Strike raised $80 million in funding to revamp BTC payments for top financial institutions, marketplaces, and merchants.
Jack Mallers, the CEO and founder of Strike, pointed out:
“We’re moving full speed ahead not just to integrate Strike’s revolutionary payments with leading merchants, but globally, with a variety of businesses and partners to innovate and deliver on more financial inclusion.”
As a leading digital payments platform built on Bitcoin’s Lightning Network, Strike recently launched its flagship API meant to render instant, cash-final, and global payments by eradicating interchange and other processing fees.
Some investors taking part in the $80 million funding included the University of Wyoming, Ten31, and Washington University in St. Louis, among others.
Since Strike is poised to revamp the Landscape’s payments and financial services, Grant Gilliam believes it will offer everyone a more inclusive, innovative, and efficient financial experience.
The co-founder and managing partner of Ten31 added:
“Strike and Ten31 have a shared vision for the positive impact bitcoin can have on the world and are mutually aligned on accelerating its adoption. It was therefore a natural fit to partner with Strike as its lead investor.”
Strike intends to use the capital to boost growth beyond its commerce API, enhance existing partnerships, and launch new collaborations. For instance, the digital payments platform intends to roll out new product lines that will take the hassle of building in-house solutions for large businesses and financial institutions.
“Businesses and institutions want a groundbreaking experience sending payments as well. We can empower businesses to move money in ways networks such as card networks and SWIFT can’t, and we pay these partners in the form of commissions to do so, which makes it an exciting innovation for everyone. We’ve seen a lot of demand here.”
Having clocked more than two million app downloads, it seems the sky’s the limit for Strike, given that it permits users to send dollars instantly and feeless globally.
Meanwhile, Strike enabled Shopify merchants to have the option of receiving BTC off-chain payments, which are readily confirmed, faster, and cheaper than that processed on-chain, Blockchain.News reported.
Merchants on Shopify, a global e-commerce giant, will have the option of receiving Bitcoin (BTC) off-chain payments through the Bitcoin Lightning Network after sealing a deal with Strike.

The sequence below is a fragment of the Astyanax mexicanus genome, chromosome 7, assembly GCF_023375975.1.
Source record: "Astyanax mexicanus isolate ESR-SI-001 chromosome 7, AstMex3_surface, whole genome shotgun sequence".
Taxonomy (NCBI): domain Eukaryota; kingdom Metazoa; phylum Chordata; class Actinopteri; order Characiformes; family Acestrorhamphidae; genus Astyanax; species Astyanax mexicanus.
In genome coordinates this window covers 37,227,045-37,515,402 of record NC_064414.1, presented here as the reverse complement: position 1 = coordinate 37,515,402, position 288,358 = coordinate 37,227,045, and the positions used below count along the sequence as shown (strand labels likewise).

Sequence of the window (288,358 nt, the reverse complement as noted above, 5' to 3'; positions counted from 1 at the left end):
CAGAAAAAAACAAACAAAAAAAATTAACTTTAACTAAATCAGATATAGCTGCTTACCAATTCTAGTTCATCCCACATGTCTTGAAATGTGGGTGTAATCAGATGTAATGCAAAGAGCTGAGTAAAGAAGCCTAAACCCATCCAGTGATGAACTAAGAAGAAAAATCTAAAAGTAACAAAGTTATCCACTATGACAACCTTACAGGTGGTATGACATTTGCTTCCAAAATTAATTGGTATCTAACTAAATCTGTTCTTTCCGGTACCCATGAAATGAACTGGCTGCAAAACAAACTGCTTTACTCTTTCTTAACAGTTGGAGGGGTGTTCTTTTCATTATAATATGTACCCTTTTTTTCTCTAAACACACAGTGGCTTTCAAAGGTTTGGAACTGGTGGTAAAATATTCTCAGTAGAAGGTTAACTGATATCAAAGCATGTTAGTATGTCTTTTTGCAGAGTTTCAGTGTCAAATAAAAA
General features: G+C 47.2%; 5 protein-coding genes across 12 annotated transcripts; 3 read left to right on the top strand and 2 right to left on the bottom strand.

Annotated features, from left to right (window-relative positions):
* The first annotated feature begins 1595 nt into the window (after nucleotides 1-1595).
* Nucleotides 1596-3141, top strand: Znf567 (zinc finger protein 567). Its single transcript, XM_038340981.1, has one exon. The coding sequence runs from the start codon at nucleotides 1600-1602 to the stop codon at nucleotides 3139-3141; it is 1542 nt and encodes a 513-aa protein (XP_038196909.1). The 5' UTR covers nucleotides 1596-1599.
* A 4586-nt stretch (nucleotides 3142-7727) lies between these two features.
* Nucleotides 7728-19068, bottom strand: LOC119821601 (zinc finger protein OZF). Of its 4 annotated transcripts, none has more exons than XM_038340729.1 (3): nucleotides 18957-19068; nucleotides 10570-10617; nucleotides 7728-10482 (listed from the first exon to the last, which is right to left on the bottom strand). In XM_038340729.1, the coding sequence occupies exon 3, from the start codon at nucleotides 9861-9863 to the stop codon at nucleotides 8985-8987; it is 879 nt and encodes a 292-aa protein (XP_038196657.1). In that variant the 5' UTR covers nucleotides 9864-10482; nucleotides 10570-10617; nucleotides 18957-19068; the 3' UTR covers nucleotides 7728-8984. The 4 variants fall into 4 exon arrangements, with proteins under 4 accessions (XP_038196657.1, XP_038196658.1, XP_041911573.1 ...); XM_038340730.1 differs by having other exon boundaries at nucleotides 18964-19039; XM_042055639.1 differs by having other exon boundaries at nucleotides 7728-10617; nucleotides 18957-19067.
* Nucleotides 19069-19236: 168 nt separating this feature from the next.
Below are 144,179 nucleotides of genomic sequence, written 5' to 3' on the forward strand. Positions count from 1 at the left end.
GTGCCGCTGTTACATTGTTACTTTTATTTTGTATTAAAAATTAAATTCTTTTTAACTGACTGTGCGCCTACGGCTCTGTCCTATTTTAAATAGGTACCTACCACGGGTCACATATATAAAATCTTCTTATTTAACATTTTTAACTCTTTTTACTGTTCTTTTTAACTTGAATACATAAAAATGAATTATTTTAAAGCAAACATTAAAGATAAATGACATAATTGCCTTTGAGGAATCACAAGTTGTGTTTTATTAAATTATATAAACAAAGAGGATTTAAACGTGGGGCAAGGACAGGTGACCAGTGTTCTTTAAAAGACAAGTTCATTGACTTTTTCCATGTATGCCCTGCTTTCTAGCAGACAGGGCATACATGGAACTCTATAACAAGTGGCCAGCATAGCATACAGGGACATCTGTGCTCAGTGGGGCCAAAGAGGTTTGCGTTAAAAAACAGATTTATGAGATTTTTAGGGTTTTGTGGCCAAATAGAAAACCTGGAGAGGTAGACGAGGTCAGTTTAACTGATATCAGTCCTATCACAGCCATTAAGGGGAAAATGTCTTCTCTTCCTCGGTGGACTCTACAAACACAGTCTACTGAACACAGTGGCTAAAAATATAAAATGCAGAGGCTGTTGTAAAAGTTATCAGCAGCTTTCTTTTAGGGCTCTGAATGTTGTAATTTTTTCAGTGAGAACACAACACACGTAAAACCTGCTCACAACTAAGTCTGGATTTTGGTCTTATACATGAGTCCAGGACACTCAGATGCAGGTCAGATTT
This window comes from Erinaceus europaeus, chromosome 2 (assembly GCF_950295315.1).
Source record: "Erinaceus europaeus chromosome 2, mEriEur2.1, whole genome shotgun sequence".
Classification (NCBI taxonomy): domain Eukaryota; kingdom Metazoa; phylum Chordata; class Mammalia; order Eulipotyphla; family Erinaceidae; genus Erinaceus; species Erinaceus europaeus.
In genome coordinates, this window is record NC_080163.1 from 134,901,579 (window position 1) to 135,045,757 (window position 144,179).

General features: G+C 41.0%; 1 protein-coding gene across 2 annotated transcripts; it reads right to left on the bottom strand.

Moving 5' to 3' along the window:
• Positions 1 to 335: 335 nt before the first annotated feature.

As a leading digital payments platform built on Bitcoin’s Lightning Network, Strike will enable Shopify merchants to receive off-chain transactions, which are readily confirmed, faster, and cheaper than those processed on-chain or Bitcoin mainnet.
Jack Mallers, the founder and CEO of Strike, noted that the strategic partnership would easily enable Shopify merchants to accept Bitcoin payments as dollars.
“The Lightning Network is a global payments network that lowers costs, enhances speed, drives innovation, improves financial inclusion, and brings the power of choice to consumers and merchants.”
Through Strike’s integration, Shopify merchants will be able to expand their existing payment options. As a result, they will utilise the potential purchasing power among global markets.
Per the announcement:
“Strike’s integration also allows Shopify merchants to generate savings through low-cost payment processing.”
The partnership is also seen as a stepping stone towards reducing various complexities merchants face when holding BTC, given that their Bitcoin payments will be instantly converted to dollars.
With the Lightning Network (LN) being a layer two scaling solution on the BTC network, micropayment channels are used to enhance the blockchain’s capacity to undertake transactions more efficiently.
A previous study by Arcane Research noted that the Lightning Network could radically change the business model of content providers in gaming, video, audio, and many more categories by providing a structure where continuous micropayments are made.
Therefore, Arcane Research foresaw a situation where the Lightning Network would transit from online services to everyday use.
Strike’s digital wallet has become the fifth most popular finance app in Argentina within a week of its launch.
The firm, led by hoodie-wearing CEO Jack Mallers, rolled out its crypto payment services for the Argentinian market on Jan 12. Strike is famed for enabling Bitcoin (BTC) payments via the Lightning network, particularly in El Salvador.